What To Do After Rehab

Transitioning from a rehabilitation center to a sober living home can be a vital part of one’s recovery from addiction. The supportive atmosphere of a sober living community and the new friendships one makes while there can be key to long-term recovery. Some people even opt to stay longer in these communities for the purpose of having that positive encouragement for longer periods of time. But what happens if you choose to leave.

Know Where You Stand

When you leave your residence at a sober living home, understand that readjusting to your “home” life is going to take some time. In fact, you won’t be living the life you once had — you’ll be sober this time. You may have amends to make with those you have hurt, you’ll likely have to find different housing, or you might have to look for another job. You might also be faced with your addiction triggers from time to time.

At the time you leave your sober living home, you should feel comfortable and well-equipped with how to combat cravings and manage your stress productively. You should also know that recovery is a long-term practice. Sustained recovery doesn’t typically occur until four or five years after initially getting clean, so be patient and take it day by day.

Before You Leave

Prior to your departure from your sober living home, take some time to reflect on your journey in recovery. Think about the new friends you’ve made, the stories you’ve heard, and the goals you’ve set while you’ve been there. Remember to always keep the bigger picture in mind when it comes to your sobriety. Here are a few tips:

  • Plan ahead. Make sure you have a place to stay after you leave your sober living home. Will you be staying with friends or family? Have you saved up money to get an apartment?
  • Check out local recovery meetings. As 12-step programs are often part of sober living communities, it might be helpful to see where and when some groups meet. It’s another way to meet new sober friends and it’s great to keep yourself supported during the transition.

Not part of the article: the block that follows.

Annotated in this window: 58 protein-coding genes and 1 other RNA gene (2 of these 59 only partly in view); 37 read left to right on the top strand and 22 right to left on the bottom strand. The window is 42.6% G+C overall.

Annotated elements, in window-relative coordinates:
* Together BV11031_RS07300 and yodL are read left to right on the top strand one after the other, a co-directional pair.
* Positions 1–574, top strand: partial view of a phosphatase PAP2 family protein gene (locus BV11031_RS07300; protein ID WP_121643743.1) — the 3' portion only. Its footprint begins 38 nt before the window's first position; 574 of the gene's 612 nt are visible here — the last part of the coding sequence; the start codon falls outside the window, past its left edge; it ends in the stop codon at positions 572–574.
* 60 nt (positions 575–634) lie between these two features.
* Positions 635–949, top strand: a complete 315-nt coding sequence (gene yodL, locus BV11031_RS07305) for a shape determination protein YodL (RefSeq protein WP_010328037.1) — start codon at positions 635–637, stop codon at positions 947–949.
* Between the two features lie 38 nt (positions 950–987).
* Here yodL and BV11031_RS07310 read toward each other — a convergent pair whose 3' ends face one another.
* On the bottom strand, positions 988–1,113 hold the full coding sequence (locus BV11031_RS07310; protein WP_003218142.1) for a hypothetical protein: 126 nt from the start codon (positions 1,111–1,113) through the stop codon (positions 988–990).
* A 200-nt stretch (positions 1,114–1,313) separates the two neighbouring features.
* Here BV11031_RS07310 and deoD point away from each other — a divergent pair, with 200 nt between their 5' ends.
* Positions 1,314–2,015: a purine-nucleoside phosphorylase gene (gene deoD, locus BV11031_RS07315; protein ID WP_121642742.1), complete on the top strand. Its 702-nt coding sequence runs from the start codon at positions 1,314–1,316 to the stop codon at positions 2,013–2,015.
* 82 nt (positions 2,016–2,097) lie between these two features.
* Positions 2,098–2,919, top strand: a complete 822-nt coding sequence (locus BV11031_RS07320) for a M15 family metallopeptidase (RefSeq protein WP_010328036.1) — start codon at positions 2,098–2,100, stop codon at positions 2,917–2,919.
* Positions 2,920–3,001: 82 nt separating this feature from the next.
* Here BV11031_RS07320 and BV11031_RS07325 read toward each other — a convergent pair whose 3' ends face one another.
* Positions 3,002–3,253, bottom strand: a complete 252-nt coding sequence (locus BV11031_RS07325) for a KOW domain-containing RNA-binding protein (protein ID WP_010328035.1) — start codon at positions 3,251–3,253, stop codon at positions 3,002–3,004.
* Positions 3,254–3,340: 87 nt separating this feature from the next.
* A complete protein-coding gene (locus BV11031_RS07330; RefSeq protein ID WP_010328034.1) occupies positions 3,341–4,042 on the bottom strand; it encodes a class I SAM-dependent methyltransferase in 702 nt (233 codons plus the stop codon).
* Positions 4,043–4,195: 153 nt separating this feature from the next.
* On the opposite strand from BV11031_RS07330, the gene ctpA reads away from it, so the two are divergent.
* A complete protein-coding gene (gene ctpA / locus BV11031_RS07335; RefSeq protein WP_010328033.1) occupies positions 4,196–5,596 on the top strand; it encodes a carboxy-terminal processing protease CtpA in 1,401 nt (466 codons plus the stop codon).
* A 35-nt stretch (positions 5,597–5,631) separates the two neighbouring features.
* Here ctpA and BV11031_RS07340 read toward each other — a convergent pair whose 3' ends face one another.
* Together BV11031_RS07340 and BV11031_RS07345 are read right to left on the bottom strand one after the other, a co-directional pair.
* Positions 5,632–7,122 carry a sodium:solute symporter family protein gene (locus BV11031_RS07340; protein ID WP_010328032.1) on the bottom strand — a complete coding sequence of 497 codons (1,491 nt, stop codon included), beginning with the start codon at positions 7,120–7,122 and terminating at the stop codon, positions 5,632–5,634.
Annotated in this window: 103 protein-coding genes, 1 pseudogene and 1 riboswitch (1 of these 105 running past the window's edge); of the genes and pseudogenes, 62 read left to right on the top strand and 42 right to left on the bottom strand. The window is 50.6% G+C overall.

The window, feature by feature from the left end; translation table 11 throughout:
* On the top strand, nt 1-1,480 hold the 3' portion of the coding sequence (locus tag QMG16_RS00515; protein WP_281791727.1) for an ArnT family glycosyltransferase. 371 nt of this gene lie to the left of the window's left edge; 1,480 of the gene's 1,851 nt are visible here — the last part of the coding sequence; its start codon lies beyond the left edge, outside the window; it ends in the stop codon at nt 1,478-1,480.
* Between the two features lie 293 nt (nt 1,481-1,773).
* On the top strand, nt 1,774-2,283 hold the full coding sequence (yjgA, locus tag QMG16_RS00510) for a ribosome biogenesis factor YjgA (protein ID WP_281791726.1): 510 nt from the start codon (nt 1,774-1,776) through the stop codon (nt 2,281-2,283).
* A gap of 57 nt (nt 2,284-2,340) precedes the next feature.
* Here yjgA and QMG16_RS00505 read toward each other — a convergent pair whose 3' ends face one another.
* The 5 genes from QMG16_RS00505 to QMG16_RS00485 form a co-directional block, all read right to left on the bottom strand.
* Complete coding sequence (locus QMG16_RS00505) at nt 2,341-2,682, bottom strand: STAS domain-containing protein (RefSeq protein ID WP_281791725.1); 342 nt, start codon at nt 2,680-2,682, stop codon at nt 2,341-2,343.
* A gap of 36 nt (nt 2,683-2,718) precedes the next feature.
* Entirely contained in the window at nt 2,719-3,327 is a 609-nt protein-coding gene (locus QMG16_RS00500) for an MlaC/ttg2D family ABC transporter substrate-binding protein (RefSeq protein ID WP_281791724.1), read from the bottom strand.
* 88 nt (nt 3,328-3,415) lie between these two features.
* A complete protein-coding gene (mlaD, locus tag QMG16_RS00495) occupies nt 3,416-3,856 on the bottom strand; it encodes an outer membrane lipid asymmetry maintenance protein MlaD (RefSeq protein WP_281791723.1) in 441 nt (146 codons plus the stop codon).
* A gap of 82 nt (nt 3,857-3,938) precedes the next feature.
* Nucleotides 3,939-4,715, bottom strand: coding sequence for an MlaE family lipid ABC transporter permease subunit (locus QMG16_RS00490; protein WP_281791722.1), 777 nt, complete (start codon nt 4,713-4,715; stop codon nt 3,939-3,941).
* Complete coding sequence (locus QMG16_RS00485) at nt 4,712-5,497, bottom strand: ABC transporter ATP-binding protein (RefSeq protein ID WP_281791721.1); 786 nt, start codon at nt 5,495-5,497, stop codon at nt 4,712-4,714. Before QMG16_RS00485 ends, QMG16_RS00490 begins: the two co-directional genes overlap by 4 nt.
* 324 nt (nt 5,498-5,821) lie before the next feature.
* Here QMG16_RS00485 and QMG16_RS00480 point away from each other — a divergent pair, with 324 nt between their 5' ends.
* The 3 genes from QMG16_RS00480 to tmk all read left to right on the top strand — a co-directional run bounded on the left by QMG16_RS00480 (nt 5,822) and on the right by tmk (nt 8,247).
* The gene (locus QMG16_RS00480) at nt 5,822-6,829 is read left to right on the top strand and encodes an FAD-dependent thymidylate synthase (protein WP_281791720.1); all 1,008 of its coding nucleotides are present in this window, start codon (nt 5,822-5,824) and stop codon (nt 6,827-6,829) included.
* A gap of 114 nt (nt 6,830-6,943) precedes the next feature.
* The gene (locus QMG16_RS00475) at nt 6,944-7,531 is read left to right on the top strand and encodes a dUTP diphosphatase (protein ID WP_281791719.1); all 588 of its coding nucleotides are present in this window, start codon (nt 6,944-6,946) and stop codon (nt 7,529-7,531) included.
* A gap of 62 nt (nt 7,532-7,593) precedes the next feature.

• Avoid your triggers. You should have a list of potential triggers that might cause you to relapse. If you’re a recovering alcoholic, suggest meeting friends at a coffee shop instead of a bar. You may eventually feel strong enough to be around alcohol, but wait until you feel comfortable in your strength to say no.
  • Talk to your counselors or sponsors. Let your counselors or sponsors know how you feel about making the transition. Ask them questions and share your thoughts with them. They may also know of available resources for housing, recovery meetings, or employment that can help you on the way.
  • Keep a journal. Sometimes it helps to record your feelings during difficult times. Keep a journal or notebook handy to write down your transition experience and remind yourself why you are sober. If you like to draw, have a sketchbook around instead.
  • Maintain your sober living friendships. You might be leaving your sober living home, but that doesn’t mean the friendships you made won’t still be there. Some of the most lasting friendships can be formed through shared experiences, so foster those strong bonds.
  • Be confident. It can feel like a scary time, sure, but look how far you’ve come. Each day sober is an accomplishment and that shouldn’t be taken lighthearted. You have earned your sobriety and, while at your sober living home, helped someone else with their sobriety. When your confidence starts to shake, remind yourself of all the positive things you’ve done so far and that you’ll continue to do.

With a positive support system, a commitment to abstinence and a new sober outlook, transitioning out of a sober living home can be a successful and empowering experience. Before you leave, take time to prepare for what’s ahead and make a plan for achieving the goals you set while in your sober residence. A continued commitment to your recovery can only help your chances of success.

If you need help for a drug or alcohol problem, we can help. Please call us today.